How do we legally run an online contest for non-US participants?
March 27, 2008 3:50 PM   Subscribe

How do you run an online contest for contestants from any country in the world with real-world prizes (i.e. with $ value) and not spend tens of thousands of dollars on legal fees for compliance with each country's arcane rules? We had talked to lawyers before and they said you should limit to US participants only. The problem is half of our userbase is non-US and we don't want to exclude them. Any experience from anyone?

We saw that Crestock's contest was open to anyone in any country. We have no idea if they just bit the bullet and took the risk, or they decided to find a way to comply with any winners' home country rules, or there is a way to say something like "Void where prohibited; participants are responsible for making sure their entry complies with their local laws" and have that actually work. Lawyers have told us that doesn't really hold up.
posted by oaklandj to Computers & Internet (12 answers total) 5 users marked this as a favorite
Lawyers have told us that doesn't really hold up.

Their advice is more reliable than anything you will get here. If you want a second opinion with any value, seek a more prominent/experienced (and expensive) set of lawyers.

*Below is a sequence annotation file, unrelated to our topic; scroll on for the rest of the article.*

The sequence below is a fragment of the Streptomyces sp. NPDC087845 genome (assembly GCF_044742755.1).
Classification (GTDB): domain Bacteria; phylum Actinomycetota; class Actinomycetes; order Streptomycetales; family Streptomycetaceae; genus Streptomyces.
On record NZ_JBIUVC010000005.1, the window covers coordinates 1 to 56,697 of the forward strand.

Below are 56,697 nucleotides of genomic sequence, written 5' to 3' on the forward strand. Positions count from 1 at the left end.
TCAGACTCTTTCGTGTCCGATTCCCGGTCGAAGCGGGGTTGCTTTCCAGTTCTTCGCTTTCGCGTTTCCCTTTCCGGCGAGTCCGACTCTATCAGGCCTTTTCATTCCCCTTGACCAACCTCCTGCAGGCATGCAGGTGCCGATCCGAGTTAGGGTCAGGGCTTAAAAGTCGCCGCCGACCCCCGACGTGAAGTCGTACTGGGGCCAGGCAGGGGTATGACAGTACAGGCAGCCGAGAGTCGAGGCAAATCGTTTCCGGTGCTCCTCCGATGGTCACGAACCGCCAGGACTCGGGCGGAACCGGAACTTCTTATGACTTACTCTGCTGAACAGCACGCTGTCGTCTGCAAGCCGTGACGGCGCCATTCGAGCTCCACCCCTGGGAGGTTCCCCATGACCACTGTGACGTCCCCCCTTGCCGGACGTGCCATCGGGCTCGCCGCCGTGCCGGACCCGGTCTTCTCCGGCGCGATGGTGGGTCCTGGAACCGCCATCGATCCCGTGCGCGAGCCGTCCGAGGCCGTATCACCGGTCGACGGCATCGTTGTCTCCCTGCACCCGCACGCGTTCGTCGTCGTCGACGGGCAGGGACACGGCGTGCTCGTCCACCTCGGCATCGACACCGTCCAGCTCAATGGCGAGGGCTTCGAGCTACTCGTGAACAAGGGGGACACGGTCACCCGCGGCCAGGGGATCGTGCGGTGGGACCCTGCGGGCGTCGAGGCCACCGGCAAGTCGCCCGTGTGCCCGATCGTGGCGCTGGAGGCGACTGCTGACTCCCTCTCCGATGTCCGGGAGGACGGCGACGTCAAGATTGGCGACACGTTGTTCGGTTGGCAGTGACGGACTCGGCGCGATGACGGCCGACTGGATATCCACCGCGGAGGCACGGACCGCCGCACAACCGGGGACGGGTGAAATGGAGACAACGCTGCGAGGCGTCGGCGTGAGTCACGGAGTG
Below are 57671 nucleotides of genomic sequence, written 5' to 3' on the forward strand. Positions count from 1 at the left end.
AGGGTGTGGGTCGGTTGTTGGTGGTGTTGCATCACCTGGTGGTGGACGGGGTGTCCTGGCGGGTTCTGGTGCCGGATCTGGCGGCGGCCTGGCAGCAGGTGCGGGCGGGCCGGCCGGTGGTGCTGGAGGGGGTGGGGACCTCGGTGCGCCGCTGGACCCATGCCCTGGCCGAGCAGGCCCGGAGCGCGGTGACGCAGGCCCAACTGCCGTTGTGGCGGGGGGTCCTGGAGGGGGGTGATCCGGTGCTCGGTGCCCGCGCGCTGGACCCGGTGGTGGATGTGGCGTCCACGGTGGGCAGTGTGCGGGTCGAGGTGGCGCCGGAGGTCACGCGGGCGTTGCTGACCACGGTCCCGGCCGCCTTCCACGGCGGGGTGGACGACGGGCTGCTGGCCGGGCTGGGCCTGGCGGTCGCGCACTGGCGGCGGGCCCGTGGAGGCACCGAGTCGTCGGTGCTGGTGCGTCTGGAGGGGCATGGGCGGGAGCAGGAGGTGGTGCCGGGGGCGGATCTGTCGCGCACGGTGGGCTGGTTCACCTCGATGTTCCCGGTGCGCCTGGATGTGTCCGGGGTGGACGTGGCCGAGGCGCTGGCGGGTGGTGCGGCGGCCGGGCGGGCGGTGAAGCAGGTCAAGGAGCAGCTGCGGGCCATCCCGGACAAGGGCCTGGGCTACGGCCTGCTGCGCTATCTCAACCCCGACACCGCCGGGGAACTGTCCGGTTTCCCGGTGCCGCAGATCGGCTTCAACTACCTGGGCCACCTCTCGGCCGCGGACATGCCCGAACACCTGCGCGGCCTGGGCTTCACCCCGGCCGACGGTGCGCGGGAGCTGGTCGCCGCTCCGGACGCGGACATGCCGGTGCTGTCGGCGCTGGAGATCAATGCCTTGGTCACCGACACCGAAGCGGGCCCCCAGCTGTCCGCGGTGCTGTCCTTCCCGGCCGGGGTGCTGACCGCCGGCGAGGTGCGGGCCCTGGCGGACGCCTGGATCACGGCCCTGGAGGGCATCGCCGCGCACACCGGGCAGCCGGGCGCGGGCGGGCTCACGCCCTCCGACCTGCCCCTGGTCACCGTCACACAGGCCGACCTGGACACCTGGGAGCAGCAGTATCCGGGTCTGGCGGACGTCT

posted by The World Famous at 3:54 PM on March 27, 2008

It may not be merely a matter of slapping on a "void where prohibited" notice -- sometimes, the burden is on the contest organizer, not the contest entrant. For example, this article gives the reasons why many contests specifically exclude residents of Quebec, even when the target audience is, ostensibly, all of North America.
posted by mhum at 4:26 PM on March 27, 2008

Yeah its pretty much a nightmare, and thats why even huge companies (like pepsi or whatever) do their contests country-to-country.
posted by softlord at 4:40 PM on March 27, 2008

Since you're asking for legal advice on MeFi, I'm assuming your website is not that big. So here's the deal: You're overthinking things; just make sure that you comply with the laws of the countries that your website has a physical presence in. For the countries that you have no physical presence in, "void where prohibited" should be good enough.

Foreign laws have no sway over you - unless if they extradite you. Extraditions cost tens of thousands of dollars and innumerable hours of a lawyer's time. I highly doubt you'll get extradited for violating sweepstakes regulations in foreign countries. They can't even extradite con men, rapists, murders and pedophiles consistently... sweepstakes regulation violators aren't even on the authorities' radar.
posted by jytsai at 5:16 PM on March 27, 2008 [1 favorite]

Etsy on contests.
posted by ClaudiaCenter at 5:38 PM on March 27, 2008

BTW, next time a law student asks me for an idea for their writing requirement, I know what to suggest (developing a unform contest code or whatever for all the states and countries to agree on).

This contest figured out how to permit contestants from USA, Canada, the United Kingdom, Belgium, Denmark, Finland, Israel, Norway, Spain, Sweden, Switzerland, Australia, New Zealand, China, Taiwan, Hong Kong, and India.